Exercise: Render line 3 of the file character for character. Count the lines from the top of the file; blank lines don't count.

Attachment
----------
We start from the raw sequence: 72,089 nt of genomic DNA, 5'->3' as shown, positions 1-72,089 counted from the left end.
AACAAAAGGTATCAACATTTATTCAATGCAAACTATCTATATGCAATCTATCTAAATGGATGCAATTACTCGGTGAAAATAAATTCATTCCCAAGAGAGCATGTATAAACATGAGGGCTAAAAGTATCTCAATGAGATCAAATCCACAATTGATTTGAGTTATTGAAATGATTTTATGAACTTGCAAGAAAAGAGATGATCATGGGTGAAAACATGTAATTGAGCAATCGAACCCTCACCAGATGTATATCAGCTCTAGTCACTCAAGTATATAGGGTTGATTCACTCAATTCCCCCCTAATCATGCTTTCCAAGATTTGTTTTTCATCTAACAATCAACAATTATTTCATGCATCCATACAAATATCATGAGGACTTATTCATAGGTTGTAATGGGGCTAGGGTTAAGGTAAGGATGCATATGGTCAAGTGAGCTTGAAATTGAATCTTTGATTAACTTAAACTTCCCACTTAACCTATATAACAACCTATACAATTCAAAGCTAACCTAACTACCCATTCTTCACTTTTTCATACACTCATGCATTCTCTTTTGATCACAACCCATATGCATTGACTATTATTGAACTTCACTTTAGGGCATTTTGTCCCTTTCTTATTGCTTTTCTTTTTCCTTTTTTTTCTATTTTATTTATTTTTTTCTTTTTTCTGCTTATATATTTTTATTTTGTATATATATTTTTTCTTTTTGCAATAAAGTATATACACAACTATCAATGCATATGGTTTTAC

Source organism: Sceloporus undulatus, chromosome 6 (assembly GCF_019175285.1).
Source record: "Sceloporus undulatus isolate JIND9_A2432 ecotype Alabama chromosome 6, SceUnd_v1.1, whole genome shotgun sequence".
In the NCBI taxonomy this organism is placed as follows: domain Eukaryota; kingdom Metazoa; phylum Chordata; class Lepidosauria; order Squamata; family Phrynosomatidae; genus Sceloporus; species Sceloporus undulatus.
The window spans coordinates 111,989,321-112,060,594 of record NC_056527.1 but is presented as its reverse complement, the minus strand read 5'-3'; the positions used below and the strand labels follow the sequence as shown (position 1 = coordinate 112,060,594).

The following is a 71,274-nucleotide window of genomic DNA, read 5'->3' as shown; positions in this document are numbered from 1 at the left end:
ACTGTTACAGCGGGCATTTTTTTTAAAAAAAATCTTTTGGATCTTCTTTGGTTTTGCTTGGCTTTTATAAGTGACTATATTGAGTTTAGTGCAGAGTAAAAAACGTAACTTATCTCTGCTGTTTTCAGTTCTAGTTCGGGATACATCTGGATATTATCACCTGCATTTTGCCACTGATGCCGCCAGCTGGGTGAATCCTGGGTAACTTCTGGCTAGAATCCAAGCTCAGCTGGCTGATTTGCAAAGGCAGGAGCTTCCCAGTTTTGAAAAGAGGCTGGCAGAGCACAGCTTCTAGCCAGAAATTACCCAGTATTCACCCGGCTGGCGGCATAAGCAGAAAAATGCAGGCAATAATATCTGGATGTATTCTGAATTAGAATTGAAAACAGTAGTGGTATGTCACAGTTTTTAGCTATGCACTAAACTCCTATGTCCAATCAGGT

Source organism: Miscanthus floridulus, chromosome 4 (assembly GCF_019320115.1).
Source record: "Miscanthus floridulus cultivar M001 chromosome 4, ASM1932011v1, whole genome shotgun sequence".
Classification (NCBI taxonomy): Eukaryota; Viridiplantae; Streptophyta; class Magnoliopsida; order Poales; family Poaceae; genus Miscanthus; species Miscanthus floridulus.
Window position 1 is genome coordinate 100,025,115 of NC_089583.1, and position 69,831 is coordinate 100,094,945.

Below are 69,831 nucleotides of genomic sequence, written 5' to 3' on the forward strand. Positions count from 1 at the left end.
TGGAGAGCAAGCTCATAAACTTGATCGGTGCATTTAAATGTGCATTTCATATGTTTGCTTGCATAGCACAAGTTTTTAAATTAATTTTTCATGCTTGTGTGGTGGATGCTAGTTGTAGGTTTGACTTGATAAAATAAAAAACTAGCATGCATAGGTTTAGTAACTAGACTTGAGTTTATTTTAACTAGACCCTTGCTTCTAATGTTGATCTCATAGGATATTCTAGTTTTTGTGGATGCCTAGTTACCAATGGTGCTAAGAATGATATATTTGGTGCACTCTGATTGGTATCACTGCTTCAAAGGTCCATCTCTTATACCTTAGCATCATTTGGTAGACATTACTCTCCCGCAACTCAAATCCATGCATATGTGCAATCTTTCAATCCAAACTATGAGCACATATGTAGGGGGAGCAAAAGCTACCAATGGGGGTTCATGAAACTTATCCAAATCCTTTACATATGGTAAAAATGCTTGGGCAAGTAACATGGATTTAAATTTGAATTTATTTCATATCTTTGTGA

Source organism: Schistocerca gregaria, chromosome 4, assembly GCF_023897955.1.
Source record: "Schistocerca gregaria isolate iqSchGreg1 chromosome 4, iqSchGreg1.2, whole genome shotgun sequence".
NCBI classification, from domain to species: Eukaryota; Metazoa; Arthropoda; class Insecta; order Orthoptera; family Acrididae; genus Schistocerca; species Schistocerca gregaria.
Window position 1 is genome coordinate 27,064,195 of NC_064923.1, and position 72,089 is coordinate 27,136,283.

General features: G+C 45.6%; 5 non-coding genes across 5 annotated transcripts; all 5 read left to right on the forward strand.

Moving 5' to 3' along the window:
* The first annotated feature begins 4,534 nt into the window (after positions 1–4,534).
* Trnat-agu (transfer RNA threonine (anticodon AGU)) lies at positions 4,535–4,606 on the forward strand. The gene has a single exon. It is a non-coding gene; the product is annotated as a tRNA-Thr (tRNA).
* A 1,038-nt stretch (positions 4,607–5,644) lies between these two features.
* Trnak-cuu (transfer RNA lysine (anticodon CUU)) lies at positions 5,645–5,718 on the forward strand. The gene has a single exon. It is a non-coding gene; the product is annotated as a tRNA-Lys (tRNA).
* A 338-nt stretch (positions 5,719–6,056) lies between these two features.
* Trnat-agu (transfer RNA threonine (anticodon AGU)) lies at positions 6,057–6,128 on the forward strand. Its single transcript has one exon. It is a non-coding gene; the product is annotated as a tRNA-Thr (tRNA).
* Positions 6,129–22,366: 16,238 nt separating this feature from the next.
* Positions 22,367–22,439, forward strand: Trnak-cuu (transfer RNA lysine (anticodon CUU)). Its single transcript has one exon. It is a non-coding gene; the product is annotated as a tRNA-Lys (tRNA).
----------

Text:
Source organism: Sceloporus undulatus, chromosome 6 (assembly GCF_019175285.1).